"It's that this is the second time I've done this to myself."
Thursday, August 23, 2007
+ job supervisors kind enough to realize that this is my summer
= free time to do some tune-ups at blog.vitummedicinus.com.
You may not have noticed all the upgrades, especially if you're reading VM in a RSS reader. In order that you don't have to pore over the blog looking for them like a radiology resident scanning an x-ray film (I had to tie in that photo somehow), here's the improvements listed for you.
- New Blog Header Photo
I had to change it anyways since I grew a year older since I started this blog; but I figured I might as well change the photo to something that actually happened in medical school, rather than something I did during my pre-med years. This photo was taken in a hospital on my cell phone camera when a bunch of us were waiting around for a pediatric clinical skills session to start. My favourite part of it is the subtle tribute to Canadiana - there's a Tim Horton's coffee cup sitting on a table in the photo.
a.k.a. Vitum Posticles Popularis, now available in the right-hand sidebar as an easy springboard for anybody who wants to read the best of VM right away. None of the fluff. Just the top stuff. Favourites include First Post, First Breast Exam, and the Top 10 List Category.
- Feedburner RSS Feeds
By becoming an RSS reader user I developed a lot more respect for those who use RSS readers, especially those who read VM via RSS. I also developed a healthy bit of embarassment at this up-until-now-ignored aspect of my blog, and now that I've delved into the world of RSS I added Feedburner RSS feeds to maximize the functionality of my feeds. Subscribe to Vitum Medicinus via RSS... or get a Feed Reader (Google Reader is great).
For those of you who, like me, are reluctant to jump head-first into RSS without really understanding it, you may prefer to get VM posts e-mailed to you whenever they're written. If so, you can subscribe to VM via e-mail.
- Polls & Poll Results
You can now view all polls that have been hosted at VM, and vote in any of them or check out the results. Jump to polls...
- Grand Rounds Hosted at VM
VM had the privilege of hosting Grand Rounds for the first time; version 3.43 was hosted here on July 17, 2007. Reviews include "best GR in recent memory, there, I posted that for you, now where's my cheque?" and "you put way too much time into this." Jump to GR...
- Post to Facebook, del.ici.ous
For those of you who care about your friends enough to share a VM post with them, you can now post a VM story to Facebook or del.ici.ous thanks to the convenient links at the bottom of each post - whether you're reading it on VM or in RSS.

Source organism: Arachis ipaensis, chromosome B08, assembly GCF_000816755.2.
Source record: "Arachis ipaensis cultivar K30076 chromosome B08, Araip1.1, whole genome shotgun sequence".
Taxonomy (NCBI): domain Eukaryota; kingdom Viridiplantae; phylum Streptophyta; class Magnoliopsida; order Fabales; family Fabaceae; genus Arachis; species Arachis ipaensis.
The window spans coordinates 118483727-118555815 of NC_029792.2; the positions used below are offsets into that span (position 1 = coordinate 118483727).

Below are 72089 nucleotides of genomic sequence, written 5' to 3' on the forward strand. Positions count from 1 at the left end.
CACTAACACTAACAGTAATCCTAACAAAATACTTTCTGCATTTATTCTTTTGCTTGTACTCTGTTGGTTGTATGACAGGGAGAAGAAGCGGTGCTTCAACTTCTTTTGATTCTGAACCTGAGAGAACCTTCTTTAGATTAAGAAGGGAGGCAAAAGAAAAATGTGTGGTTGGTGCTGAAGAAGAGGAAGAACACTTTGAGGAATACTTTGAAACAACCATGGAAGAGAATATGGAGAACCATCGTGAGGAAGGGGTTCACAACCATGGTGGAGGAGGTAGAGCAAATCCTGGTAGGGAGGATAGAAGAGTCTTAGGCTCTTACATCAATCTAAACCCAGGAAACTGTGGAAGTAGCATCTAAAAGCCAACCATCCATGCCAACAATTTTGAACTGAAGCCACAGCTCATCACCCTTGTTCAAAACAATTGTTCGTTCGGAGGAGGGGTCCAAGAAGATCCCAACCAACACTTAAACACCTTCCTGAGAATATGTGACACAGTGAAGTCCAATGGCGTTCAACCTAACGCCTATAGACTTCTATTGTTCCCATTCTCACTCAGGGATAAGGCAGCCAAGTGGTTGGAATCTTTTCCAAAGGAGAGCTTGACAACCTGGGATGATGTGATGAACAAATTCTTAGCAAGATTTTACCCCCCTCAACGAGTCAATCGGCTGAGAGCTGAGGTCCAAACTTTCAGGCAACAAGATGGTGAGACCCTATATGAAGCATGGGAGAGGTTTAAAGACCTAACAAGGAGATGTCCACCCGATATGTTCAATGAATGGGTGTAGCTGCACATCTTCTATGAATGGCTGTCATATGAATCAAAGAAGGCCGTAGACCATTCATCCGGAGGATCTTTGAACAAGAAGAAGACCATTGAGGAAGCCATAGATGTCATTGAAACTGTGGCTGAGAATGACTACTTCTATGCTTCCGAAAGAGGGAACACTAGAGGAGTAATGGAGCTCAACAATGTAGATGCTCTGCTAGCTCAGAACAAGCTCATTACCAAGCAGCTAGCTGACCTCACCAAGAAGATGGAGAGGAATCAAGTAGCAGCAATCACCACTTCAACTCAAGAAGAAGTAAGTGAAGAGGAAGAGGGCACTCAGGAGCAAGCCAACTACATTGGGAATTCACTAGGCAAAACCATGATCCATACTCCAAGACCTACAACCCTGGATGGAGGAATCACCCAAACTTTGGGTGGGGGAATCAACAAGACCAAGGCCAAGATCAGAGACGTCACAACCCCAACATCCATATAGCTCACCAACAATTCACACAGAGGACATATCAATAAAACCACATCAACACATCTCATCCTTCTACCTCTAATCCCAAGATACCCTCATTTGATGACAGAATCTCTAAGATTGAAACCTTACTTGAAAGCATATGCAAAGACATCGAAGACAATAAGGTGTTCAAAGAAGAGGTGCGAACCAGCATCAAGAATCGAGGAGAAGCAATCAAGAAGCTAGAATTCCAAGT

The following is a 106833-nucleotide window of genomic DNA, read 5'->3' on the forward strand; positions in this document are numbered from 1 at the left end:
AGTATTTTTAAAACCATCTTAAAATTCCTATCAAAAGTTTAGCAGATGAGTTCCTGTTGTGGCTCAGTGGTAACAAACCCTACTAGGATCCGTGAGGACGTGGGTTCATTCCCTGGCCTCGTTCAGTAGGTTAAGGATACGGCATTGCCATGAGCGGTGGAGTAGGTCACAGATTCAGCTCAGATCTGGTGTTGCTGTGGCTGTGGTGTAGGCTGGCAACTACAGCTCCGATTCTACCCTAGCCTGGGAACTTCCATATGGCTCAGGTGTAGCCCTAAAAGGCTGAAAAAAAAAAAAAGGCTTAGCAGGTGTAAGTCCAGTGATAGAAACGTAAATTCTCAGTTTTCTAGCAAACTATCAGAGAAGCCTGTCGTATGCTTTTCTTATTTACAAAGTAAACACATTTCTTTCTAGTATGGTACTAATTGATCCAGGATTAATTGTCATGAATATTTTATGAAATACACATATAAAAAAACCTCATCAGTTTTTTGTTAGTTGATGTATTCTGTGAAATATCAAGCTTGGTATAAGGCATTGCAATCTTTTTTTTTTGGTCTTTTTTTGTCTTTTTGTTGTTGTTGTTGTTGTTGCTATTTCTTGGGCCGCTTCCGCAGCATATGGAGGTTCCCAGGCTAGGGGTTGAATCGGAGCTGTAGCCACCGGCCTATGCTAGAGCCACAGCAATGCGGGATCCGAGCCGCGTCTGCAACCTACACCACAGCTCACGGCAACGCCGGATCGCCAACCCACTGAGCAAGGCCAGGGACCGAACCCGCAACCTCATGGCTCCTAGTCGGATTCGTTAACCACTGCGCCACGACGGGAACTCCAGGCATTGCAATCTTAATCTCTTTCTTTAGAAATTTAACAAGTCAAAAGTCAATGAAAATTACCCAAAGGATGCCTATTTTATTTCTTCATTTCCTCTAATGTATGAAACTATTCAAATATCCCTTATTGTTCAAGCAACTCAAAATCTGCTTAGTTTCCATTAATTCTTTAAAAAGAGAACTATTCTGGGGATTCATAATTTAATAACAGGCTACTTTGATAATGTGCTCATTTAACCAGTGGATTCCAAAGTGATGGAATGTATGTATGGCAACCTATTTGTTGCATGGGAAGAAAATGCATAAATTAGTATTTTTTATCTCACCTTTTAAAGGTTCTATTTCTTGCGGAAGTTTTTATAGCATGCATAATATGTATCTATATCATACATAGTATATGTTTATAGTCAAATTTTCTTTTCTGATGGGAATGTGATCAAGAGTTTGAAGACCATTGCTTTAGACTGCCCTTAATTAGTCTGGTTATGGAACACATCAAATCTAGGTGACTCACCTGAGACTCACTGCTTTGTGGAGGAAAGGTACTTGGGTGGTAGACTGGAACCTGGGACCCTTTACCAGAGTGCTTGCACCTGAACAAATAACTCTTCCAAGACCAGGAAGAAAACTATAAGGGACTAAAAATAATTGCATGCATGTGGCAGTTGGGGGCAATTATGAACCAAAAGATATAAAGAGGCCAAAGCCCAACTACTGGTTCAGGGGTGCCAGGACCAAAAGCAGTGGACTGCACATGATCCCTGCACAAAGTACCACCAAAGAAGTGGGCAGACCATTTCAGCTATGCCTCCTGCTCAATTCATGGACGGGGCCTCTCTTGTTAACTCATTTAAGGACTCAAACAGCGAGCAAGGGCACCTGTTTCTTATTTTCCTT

- New to Medical Blogs? Vitum's Guide for the New Medblog Reader
Okay, this one is kindof just another post on VM, but it's included because it's a tool for people who - like me just over a year ago - don't know Web 2.0 from a medblog. Especially important now that I've indicated that reading medblogs is important for any pre-med. Check out Vitum's Guide for the New Medblog Reader.
Saturday, August 18, 2007
Today, while shadowing in the ER, I sutured real people for the first time. Twice.
Clearly, this makes me one of the world's leading expert on skin sewing. Ask any doctor.
This, and watching dozens of lacerations put together, and taking part in a suturing workshop with very realistic artificial materials designed to perfectly simulate human skin (those materials being made of box cardboard).
Fortunately, it was the second patient - not the first - who asked, "Have you done this before?"
I answered him truthfully. "Yes," I said.
So, having learned so much from my great wealth of experience, I have decided to benefit you, the reader, with ten terrific tips for stupendous suturing of lacerations.
If you're a medical student, like myself, use these ten tips and you will blow away your classmates.
If you are a nurse or patient, read this list then verbally chastise any physician you see who does not follow these ten tips.
If you are a doctor, verbally chastise yourself right now, out loud, under the assumption that you do not know all of these ten tips.
I request no repayment for this tremendously valuable guide, other than the act of "suturing" be re-named "Vituming." With a capital V.
10. Don't have your stethoscope draped around your neck while you suture. Place it in a pocket or on a desk.
It will get in the way and ruin your sterile field (not good) - very important for emergency department laceration suturing.
(Actually, research has shown that sterile gloves and sterile saline are not needed for ER suturing, as they don't significantly reduce the rate of infection.)
9. Don't have your ID badge on a lanyard. Use a clip instead.
It will get in the way and ruin your sterile field. So not good.
8. Don't have your lab coat on. Roll up the sleeves or remove it.
The sleeves will get in the way of your sterile field. Like, totally, so not good.
7. If the patient is getting woozy, tell them not to look at the wound.
The patient I saw was very pale. Research shows that by telling them not to look at the wound, they will not get woozy (research pending). Research also shows verbally demeaning or physically assaulting the patient will help with compliance on this point.
6. Don't bend the needle.
This will make it a pain to get through the wound. This is partially accomplished by grasping the suture needle at the right point with the needledriver - close to the end.
5. DON'T POKE YOURSELF.
Generally, getting patient blood inside you is something you should try to avoid. Mostly for the pain, I think that's what I was told once, but there are supposedly some blood-borne illnesses that are nasty.
4. Poke the patient.
You can't suture a patient if you don't puncture their skin with the suture needle. Trust me on this one. This is more important than #5; as well, the comedic value is decreased if it is ranked higher than #5.
3. Ignore the fact that the image associated with this post shows suture removal, not suture administration.